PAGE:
Sunday, May 31, 2009

The Search for Significance

Call it a mid-life crisis, introspection, or reevaluation; call it what you may. I’m somewhere in there. You may be too.

In many conversations about significance, I believe there a fundamental difference between men and women (generally, not necessarily across the board). When men meet one another about the first thing we ask each other is, “What do you do?” I do it all the time. It’s just a curiosity thing – when you’re not with friends and family, how do you spend the 40-50ish hours a week making a living? Do you enjoy it? Is it unique? Are you solving world hunger? Are you living your dream? Or are you just looking for the next paycheck.

When women meet each other, on the other hand, they usually don’t go to the profession card immediately. Perhaps they’re more grounded and secure than men seeing that caring for those closest to them is the most significant way to define oneself. My sister says that having lived on the East Coast, especially in Washington, D.C., people too often judge one another by one’s profession.

So as we start over in a new city and I meet the casual jogger, the Target checker, and the busy neighbor I ponder my significance. Who am I? What am I? Do I matter? (Please don’t read this is not an “I need a hug” moment.) I know I’m significant because I’m a child of God, that He knows me, and that three gals and one little man think I’m the coolest thing since sliced bread. There’s something inside me (and probably many of you) that really want to do something in life: cure cancer, win a Superbowl, cut a record, or find homes for thousands of abandoned children. What steps should I take today? What phone calls should I make? What parks should I take my kids to? Which church should I attend?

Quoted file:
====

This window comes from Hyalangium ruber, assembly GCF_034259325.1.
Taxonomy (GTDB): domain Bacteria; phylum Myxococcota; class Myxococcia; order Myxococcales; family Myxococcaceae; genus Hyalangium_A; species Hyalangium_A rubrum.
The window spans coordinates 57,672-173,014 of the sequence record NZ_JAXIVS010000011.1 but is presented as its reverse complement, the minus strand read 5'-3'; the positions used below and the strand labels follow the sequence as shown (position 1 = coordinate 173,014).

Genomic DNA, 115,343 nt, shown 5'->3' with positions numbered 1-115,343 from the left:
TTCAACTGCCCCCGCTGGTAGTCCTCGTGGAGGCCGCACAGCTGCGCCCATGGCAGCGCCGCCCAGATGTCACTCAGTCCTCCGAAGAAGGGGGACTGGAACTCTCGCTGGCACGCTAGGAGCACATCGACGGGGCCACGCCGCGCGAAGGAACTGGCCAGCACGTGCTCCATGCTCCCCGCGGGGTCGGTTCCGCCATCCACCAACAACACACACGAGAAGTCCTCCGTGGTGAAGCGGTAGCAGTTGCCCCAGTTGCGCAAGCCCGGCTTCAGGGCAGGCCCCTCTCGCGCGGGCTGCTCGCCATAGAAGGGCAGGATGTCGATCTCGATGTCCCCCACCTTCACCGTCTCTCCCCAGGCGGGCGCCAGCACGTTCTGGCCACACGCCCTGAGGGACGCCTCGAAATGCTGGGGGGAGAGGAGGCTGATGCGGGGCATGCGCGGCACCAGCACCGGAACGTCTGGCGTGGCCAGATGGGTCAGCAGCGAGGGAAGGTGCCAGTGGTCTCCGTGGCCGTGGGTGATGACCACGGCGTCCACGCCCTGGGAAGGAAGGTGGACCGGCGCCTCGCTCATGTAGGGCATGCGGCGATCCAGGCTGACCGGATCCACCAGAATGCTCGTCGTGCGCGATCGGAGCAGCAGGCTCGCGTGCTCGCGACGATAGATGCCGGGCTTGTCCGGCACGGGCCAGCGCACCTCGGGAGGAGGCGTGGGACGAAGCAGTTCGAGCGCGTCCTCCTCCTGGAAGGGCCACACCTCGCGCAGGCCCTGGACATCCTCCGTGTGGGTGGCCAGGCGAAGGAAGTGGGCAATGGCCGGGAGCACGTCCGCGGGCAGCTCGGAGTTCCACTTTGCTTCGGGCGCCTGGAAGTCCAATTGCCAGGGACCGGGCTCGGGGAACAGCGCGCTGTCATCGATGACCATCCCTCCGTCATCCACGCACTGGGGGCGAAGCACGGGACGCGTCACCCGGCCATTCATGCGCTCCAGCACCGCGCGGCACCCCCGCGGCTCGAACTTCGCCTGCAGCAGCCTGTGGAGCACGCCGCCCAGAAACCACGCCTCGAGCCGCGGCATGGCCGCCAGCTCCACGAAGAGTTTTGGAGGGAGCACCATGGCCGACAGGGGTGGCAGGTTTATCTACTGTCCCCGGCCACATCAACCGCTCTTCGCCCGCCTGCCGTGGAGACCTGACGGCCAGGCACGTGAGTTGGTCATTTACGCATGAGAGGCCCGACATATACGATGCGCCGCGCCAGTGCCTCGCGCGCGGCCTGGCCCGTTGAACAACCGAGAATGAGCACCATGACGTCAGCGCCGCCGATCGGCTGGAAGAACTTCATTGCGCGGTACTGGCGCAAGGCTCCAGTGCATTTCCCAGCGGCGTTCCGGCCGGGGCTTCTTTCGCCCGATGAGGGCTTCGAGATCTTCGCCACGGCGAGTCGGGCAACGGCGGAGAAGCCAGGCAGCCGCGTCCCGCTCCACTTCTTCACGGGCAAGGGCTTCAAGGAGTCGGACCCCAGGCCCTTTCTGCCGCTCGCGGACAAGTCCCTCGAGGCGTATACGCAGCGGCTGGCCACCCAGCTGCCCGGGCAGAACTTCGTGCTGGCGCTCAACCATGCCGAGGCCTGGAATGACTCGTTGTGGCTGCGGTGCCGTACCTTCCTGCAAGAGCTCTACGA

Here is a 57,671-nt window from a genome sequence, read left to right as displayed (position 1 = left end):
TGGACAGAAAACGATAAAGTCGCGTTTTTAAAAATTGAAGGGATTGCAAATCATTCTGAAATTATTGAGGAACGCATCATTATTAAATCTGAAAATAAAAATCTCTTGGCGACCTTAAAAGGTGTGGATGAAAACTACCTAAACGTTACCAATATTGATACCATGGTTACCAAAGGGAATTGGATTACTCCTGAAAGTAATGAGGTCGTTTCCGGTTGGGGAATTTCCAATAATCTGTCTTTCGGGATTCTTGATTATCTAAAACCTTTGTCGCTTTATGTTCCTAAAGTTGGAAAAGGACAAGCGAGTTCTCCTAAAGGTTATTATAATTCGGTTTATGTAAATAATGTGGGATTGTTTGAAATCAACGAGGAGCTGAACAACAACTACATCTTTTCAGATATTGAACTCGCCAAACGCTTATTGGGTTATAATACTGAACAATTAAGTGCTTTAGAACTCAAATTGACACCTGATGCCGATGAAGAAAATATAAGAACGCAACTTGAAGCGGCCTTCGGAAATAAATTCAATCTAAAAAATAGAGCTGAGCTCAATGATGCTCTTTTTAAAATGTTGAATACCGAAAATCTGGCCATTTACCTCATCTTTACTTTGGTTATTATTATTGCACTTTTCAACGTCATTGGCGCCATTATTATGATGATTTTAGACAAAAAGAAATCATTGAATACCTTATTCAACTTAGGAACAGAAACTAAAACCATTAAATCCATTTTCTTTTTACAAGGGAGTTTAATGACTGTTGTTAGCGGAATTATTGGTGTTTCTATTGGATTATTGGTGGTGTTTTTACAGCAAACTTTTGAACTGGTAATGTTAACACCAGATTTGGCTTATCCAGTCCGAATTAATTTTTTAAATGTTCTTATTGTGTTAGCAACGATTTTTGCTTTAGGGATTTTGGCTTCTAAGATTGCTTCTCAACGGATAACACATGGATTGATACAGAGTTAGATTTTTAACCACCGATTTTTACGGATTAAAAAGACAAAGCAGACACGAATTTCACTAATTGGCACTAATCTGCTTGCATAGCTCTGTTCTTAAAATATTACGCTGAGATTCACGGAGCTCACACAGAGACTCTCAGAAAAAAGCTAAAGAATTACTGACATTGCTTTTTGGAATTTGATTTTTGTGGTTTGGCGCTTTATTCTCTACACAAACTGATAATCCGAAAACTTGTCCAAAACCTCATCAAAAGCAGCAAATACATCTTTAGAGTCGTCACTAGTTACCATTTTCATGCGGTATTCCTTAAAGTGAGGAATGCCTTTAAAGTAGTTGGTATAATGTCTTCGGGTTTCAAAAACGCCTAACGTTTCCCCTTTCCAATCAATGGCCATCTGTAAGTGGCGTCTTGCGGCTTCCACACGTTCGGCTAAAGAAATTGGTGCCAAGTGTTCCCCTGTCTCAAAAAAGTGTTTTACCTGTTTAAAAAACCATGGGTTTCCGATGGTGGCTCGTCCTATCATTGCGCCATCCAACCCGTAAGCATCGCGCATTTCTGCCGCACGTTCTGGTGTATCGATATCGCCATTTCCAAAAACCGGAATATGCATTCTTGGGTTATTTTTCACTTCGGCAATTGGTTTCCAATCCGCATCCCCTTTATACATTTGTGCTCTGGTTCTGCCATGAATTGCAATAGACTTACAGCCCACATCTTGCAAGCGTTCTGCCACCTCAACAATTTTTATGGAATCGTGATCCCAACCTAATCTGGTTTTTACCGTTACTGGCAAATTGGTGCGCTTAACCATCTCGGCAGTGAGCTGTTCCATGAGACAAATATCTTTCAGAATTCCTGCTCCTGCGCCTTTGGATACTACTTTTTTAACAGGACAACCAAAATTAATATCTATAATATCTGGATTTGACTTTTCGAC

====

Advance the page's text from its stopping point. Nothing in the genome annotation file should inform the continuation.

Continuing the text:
I want to be used by God to do something significant. I don’t know what. The selfish side of me wants it broadcast on CNN and Facebook. The humble side of me only wants God’s peace and approval. Am I a pastor? I was never ordained; I have a ways to go on the Scripture memory thing. But I love many parts of it. Am I a teacher? I haven’t been in the classroom full time since ‘99. But I love kids so much. Am I a coach? Training kids to run may have been my professional highlight the past five years.

Now my 2 Spiritual Cents to solve this problem – I’ve been reading the Book of Jeremiah in the Old Testament and I hit an “aha” moment last week. In this story, God is preparing to banish the Hebrews for 70 years to Babylon because of ongoing disobedience. God tells Jeremiah that He’s going to use His servant Nebuchadnezzar (and his son and grandson) to lead Judah during those 70 years. But Neb was Babylonian! The enemy! God can use anyone he wants to do anything – now there’s some hope for our less confident sides. Then Jeremiah, about the only Israelite in Judah obeying God, is threatened with death by his own people. Both Nebuchadnezzar and Jeremiah are used by God to accomplish His purposes.

Jeremiah was significant. He was God’s messenger who put his life on the line. In spite of Nebuchadnezzar’s evil ways, he too was used by God. I guess you could say he too was significant. Where do I want to be? Jeremiah without the pain; Nebuchadnezzar without the evil. Essentially, the easy road. How much should we try to pre-write our own lives to set them up for God to use us? (“Okay, God, now that I’ve graduated and have the perfect family and job, NOW you can use me.”) So the easy road and the desire for outward praise/significance probably aren’t the way to go.